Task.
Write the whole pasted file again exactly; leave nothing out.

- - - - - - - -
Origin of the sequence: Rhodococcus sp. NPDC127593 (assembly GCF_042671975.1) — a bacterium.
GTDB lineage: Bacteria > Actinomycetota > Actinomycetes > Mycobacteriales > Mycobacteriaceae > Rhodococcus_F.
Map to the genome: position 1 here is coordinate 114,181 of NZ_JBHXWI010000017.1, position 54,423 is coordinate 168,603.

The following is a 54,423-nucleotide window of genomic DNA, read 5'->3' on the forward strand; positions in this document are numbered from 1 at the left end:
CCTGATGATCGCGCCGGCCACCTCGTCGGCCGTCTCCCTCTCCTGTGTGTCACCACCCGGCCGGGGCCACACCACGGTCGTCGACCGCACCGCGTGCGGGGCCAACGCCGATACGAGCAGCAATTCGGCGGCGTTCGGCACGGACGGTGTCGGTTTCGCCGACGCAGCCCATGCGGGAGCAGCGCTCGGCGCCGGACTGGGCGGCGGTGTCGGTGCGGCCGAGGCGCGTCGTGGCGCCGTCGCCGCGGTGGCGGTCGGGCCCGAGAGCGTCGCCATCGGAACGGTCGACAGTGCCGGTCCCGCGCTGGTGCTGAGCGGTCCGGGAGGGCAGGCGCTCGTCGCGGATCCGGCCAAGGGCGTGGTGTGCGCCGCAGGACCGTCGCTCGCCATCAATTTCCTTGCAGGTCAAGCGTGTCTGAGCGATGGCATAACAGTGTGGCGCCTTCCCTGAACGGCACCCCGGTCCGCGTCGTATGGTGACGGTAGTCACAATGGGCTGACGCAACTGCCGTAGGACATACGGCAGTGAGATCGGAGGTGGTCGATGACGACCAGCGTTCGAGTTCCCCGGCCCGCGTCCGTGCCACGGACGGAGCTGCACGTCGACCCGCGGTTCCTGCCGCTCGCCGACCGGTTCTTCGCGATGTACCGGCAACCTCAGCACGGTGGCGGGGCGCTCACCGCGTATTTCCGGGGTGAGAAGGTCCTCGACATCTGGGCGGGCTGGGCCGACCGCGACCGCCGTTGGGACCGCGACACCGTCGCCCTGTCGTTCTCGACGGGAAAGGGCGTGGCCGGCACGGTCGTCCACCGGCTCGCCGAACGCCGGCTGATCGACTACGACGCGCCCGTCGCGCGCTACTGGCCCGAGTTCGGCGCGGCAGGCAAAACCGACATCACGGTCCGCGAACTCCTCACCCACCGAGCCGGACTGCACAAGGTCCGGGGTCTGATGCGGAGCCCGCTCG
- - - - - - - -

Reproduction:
Origin of the sequence: Rhodococcus sp. NPDC127593 (assembly GCF_042671975.1) — a bacterium.
GTDB lineage: Bacteria > Actinomycetota > Actinomycetes > Mycobacteriales > Mycobacteriaceae > Rhodococcus_F.
Map to the genome: position 1 here is coordinate 114,181 of NZ_JBHXWI010000017.1, position 54,423 is coordinate 168,603.

The following is a 54,423-nucleotide window of genomic DNA, read 5'->3' on the forward strand; positions in this document are numbered from 1 at the left end:
CCTGATGATCGCGCCGGCCACCTCGTCGGCCGTCTCCCTCTCCTGTGTGTCACCACCCGGCCGGGGCCACACCACGGTCGTCGACCGCACCGCGTGCGGGGCCAACGCCGATACGAGCAGCAATTCGGCGGCGTTCGGCACGGACGGTGTCGGTTTCGCCGACGCAGCCCATGCGGGAGCAGCGCTCGGCGCCGGACTGGGCGGCGGTGTCGGTGCGGCCGAGGCGCGTCGTGGCGCCGTCGCCGCGGTGGCGGTCGGGCCCGAGAGCGTCGCCATCGGAACGGTCGACAGTGCCGGTCCCGCGCTGGTGCTGAGCGGTCCGGGAGGGCAGGCGCTCGTCGCGGATCCGGCCAAGGGCGTGGTGTGCGCCGCAGGACCGTCGCTCGCCATCAATTTCCTTGCAGGTCAAGCGTGTCTGAGCGATGGCATAACAGTGTGGCGCCTTCCCTGAACGGCACCCCGGTCCGCGTCGTATGGTGACGGTAGTCACAATGGGCTGACGCAACTGCCGTAGGACATACGGCAGTGAGATCGGAGGTGGTCGATGACGACCAGCGTTCGAGTTCCCCGGCCCGCGTCCGTGCCACGGACGGAGCTGCACGTCGACCCGCGGTTCCTGCCGCTCGCCGACCGGTTCTTCGCGATGTACCGGCAACCTCAGCACGGTGGCGGGGCGCTCACCGCGTATTTCCGGGGTGAGAAGGTCCTCGACATCTGGGCGGGCTGGGCCGACCGCGACCGCCGTTGGGACCGCGACACCGTCGCCCTGTCGTTCTCGACGGGAAAGGGCGTGGCCGGCACGGTCGTCCACCGGCTCGCCGAACGCCGGCTGATCGACTACGACGCGCCCGTCGCGCGCTACTGGCCCGAGTTCGGCGCGGCAGGCAAAACCGACATCACGGTCCGCGAACTCCTCACCCACCGAGCCGGACTGCACAAGGTCCGGGGTCTGATGCGGAGCCCGCTCG